This is such a wonderful anecdote:
“It was 1937, the Soviet Writers Congress. It was the worst year. One of the worst years. People disappeared like flies everyday. They told [Boris] Pasternak, “if you speak they arrest you, and if you don’t speak they arrest you — for ironic insubordination. There are 2,000 people at the event. It is a three day event. Just off stage stands Zjdanov, the Stalinist killer, police killer. It was a three day meeting and every speech was thanks to brother Stalin, thanks to Father Stalin, thanks to the Leninist-Stalinist new model of truth — not a word from Pasternak. On the third day his friends said, “look, they are going to arrest you anyway, maybe you should say something for the rest of us to carry with us.” He was well over six feet, incredibly beautiful, and when Pasternak got up, everyone knew. He got up and I’m told you could hear the silence still Vladivostok. And he gave a number. A number, and two thousand people stood up. Thirty. It was the number of a certain Shakespeare sonnet — of which Pasternak had done a translation which the Russians say, with Pushkin, is one of their greatest texts, so Shakespeare: when I summon up remembrance of things past. A sonnet of Shakespeare on memory. And they recited it by heart, the two thousand people, the Pasternak translation. It said everything. It said: you can’t touch us; You can’t destroy Shakespeare; You can’t destroy the Russian language; You can’t destroy the fact that we know by heart what Pasternak has given us. And they didn’t arrest him. Well, even if the sons of bitches do arrest you — it’s too late. The people already have your treasure with them.”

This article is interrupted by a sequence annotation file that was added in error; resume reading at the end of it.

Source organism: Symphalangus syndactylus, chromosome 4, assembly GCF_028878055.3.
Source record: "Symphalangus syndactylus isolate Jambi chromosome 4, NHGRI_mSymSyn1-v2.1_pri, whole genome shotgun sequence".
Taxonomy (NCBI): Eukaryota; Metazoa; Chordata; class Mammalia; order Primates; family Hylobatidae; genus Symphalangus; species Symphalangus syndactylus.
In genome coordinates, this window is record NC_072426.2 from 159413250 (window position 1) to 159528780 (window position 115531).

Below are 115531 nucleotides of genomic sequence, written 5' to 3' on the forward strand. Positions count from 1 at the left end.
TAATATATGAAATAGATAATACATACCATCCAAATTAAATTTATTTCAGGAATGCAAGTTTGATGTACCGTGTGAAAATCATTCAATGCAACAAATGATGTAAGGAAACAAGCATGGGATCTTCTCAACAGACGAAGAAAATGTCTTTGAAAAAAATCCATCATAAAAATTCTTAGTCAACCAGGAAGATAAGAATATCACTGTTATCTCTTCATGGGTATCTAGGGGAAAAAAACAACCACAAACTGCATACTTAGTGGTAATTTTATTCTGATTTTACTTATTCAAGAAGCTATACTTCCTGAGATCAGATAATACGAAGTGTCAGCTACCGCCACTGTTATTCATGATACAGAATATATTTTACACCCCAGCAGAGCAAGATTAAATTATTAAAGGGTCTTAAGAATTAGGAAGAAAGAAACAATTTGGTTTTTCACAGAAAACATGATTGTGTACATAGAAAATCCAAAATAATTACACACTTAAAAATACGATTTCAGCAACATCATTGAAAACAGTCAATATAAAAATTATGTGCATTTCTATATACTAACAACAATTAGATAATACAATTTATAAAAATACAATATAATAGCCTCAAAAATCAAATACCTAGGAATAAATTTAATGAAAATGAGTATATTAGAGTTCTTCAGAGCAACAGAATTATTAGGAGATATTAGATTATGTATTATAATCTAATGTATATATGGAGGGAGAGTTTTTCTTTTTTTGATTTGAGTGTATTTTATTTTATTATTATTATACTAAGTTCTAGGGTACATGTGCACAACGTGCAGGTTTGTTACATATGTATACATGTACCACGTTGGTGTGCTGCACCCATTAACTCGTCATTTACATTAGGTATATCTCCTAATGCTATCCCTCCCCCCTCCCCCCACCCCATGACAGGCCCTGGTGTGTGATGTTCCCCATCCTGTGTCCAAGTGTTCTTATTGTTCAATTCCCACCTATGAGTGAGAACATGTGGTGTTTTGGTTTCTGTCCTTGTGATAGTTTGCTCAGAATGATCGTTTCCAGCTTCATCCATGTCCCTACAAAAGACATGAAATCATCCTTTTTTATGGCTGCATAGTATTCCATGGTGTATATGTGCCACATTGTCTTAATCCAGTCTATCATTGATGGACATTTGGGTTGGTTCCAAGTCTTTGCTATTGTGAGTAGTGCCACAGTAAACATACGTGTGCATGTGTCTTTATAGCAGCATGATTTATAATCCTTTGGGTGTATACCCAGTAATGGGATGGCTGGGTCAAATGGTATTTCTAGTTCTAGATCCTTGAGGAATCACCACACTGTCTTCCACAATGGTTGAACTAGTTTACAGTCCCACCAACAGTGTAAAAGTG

It’s difficult reading poetry in translation. I’ve read all the usual Russian poets: Akhmatova, Tsvetaeva, Pasternak, Brodsky, and the elusive Mandelstam, but I can’t imagine that much of the poetry comes through. English translators usually avoid trying to reproduce the metres with any exactitude, and English is a notoriously rhyme-poor language, despite its richness and subtlety.
I’ve read, on and off, for some weeks Mandelstam’s poem Solominka which, even in English is beautiful and abstruse. As Guy Davenport writes in The Geography of the Imagination, “A Mandelstam poem lives inside itself.” Mandelstam likened the physical quality of the word to a paper lantern with a candle inside. “Sometimes the candle inside was the meaning and the paper and frame were the sound structure; and sometimes the paper and frame were the meaning and the candle was the sound.” Even the poem’s title is rich in allusion, being the diminutive of the Russian word for straw, but also the Russian diminutive form of Salomé, who not only famously danced for John the Baptist’s head (my favourite Strauss opera), but also is the name of a Georgian beauty with whom Mandelstam was in love.
Mandelstam was also a superb essayist, and these offer a more accessible way to his thought, as in the collection in The Noise of Time [PDF]. In particular I adore Mandelstam’s apprehension of the rhythmic cadences “of the Divine Comedy first of all as a literary sublimate of the physical motion of walking”:
The question occurs to me-and quite seriously-how many shoe soles, how many ox-hide soles, how many sandals Alighieri wore out in the course of his poetic work, wandering about on the goat paths of Italy. The Inferno and especially the Purgatorio glorify the human gait, the measure and rhythm of walking, the foot and its shape. The step, linked to the berthing and saturated with thought: this Dante understands as the beginning of prosody. In order to indicate walking he uses a multitude of varied and charming turns of phrase.